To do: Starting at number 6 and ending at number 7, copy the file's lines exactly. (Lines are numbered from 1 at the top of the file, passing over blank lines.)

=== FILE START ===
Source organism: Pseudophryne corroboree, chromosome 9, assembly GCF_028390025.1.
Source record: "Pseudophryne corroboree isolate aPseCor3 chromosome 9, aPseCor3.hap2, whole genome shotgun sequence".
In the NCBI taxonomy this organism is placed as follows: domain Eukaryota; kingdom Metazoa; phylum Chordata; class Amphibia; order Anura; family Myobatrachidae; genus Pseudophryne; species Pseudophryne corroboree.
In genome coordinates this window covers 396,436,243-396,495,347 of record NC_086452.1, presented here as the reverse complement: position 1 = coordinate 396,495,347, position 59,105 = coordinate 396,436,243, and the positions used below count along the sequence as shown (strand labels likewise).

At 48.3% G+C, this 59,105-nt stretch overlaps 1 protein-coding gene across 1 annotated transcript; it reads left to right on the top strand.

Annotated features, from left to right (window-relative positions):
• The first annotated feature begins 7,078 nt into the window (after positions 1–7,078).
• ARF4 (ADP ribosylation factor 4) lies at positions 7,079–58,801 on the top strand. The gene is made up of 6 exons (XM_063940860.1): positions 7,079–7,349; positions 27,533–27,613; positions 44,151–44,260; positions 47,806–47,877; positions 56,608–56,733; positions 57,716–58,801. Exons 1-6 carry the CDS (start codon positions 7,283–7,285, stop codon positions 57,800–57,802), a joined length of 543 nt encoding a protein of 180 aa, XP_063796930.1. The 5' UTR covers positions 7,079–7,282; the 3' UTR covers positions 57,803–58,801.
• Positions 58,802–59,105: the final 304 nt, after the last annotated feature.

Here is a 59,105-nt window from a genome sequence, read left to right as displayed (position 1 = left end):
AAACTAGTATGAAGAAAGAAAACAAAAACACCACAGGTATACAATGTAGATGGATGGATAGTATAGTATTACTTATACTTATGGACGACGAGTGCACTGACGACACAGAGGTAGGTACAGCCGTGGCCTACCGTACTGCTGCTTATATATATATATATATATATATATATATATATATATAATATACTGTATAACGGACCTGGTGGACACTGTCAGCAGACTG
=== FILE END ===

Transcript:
Annotated features, from left to right (window-relative positions):
• The first annotated feature begins 7,078 nt into the window (after positions 1–7,078).